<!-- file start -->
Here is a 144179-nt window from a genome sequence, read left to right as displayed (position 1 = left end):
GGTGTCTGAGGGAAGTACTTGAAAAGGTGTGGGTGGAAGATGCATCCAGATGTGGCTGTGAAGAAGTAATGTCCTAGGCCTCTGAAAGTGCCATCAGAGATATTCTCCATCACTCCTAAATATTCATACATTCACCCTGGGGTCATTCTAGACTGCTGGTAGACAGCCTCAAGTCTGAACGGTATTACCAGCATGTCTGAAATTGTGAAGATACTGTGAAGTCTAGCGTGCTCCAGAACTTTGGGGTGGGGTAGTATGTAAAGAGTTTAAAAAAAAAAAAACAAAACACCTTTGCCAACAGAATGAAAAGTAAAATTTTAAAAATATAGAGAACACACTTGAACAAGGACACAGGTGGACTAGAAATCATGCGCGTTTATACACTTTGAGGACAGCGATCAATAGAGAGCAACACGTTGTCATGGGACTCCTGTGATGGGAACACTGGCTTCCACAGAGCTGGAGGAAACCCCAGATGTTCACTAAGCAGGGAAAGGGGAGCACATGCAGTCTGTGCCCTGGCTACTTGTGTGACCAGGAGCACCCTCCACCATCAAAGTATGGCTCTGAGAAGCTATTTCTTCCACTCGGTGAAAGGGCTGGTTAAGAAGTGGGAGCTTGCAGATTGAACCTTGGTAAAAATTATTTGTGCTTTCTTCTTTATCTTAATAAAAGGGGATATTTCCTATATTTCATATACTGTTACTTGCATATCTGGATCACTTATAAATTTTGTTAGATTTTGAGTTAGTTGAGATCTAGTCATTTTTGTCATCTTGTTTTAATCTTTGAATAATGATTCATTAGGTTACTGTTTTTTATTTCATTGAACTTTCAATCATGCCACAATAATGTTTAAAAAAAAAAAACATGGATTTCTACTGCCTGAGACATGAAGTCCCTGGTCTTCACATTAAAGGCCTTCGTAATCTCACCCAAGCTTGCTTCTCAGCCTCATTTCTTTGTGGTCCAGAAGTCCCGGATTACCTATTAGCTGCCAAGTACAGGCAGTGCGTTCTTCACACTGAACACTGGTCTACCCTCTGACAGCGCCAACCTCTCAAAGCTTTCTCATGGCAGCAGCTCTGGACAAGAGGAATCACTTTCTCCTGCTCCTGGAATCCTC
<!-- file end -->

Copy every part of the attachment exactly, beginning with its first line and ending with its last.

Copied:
Here is a 144179-nt window from a genome sequence, read left to right as displayed (position 1 = left end):
GGTGTCTGAGGGAAGTACTTGAAAAGGTGTGGGTGGAAGATGCATCCAGATGTGGCTGTGAAGAAGTAATGTCCTAGGCCTCTGAAAGTGCCATCAGAGATATTCTCCATCACTCCTAAATATTCATACATTCACCCTGGGGTCATTCTAGACTGCTGGTAGACAGCCTCAAGTCTGAACGGTATTACCAGCATGTCTGAAATTGTGAAGATACTGTGAAGTCTAGCGTGCTCCAGAACTTTGGGGTGGGGTAGTATGTAAAGAGTTTAAAAAAAAAAAAACAAAACACCTTTGCCAACAGAATGAAAAGTAAAATTTTAAAAATATAGAGAACACACTTGAACAAGGACACAGGTGGACTAGAAATCATGCGCGTTTATACACTTTGAGGACAGCGATCAATAGAGAGCAACACGTTGTCATGGGACTCCTGTGATGGGAACACTGGCTTCCACAGAGCTGGAGGAAACCCCAGATGTTCACTAAGCAGGGAAAGGGGAGCACATGCAGTCTGTGCCCTGGCTACTTGTGTGACCAGGAGCACCCTCCACCATCAAAGTATGGCTCTGAGAAGCTATTTCTTCCACTCGGTGAAAGGGCTGGTTAAGAAGTGGGAGCTTGCAGATTGAACCTTGGTAAAAATTATTTGTGCTTTCTTCTTTATCTTAATAAAAGGGGATATTTCCTATATTTCATATACTGTTACTTGCATATCTGGATCACTTATAAATTTTGTTAGATTTTGAGTTAGTTGAGATCTAGTCATTTTTGTCATCTTGTTTTAATCTTTGAATAATGATTCATTAGGTTACTGTTTTTTATTTCATTGAACTTTCAATCATGCCACAATAATGTTTAAAAAAAAAAAACATGGATTTCTACTGCCTGAGACATGAAGTCCCTGGTCTTCACATTAAAGGCCTTCGTAATCTCACCCAAGCTTGCTTCTCAGCCTCATTTCTTTGTGGTCCAGAAGTCCCGGATTACCTATTAGCTGCCAAGTACAGGCAGTGCGTTCTTCACACTGAACACTGGTCTACCCTCTGACAGCGCCAACCTCTCAAAGCTTTCTCATGGCAGCAGCTCTGGACAAGAGGAATCACTTTCTCCTGCTCCTGGAATCCTC